The cost of democracy
Taking political office in Somalia has come to be seen primarily as a means of enrichment and of gaining influence, and not as an opportunity to serve the people.
Corruption and vote buying are widespread in all regions; prospective parliamentarians are buying votes.
In recent years, those seeking power have included prominent scholars coming from all corners of the world to seek elective office on the strength of the size of their pocket.
Consequences of state capture by elites and external actors
It has become increasingly clear that the main incentive for joining politics in Somalia has become prebendal as the issues of democratic ideals and political ideology are relegated to the background. Ideally, ideology serves as a guide to an individual politician and to a political party’s development initiatives, policies, programmes and actions. This is because a political leadership that emerges without ideology will lack development focus and discipline and not be subject to the rule of law.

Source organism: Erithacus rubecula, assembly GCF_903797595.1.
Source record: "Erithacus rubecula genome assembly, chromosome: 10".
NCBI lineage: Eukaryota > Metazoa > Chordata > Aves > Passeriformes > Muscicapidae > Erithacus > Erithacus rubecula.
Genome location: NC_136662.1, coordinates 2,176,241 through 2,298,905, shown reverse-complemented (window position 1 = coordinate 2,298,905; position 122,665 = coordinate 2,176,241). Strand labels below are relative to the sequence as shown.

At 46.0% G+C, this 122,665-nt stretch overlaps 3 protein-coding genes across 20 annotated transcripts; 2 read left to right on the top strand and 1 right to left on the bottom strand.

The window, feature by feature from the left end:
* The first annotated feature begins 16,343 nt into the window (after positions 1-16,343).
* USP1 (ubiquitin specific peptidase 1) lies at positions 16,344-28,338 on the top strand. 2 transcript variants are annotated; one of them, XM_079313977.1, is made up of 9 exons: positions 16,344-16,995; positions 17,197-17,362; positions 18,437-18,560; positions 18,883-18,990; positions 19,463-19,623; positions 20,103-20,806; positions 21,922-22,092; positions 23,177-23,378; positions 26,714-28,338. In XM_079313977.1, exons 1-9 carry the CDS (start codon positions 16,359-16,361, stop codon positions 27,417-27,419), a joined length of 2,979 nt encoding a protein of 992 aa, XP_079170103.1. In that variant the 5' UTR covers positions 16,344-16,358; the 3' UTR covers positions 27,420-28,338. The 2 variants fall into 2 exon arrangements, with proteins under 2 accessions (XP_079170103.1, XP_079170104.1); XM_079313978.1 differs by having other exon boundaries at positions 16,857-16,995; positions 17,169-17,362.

First published in The Elephant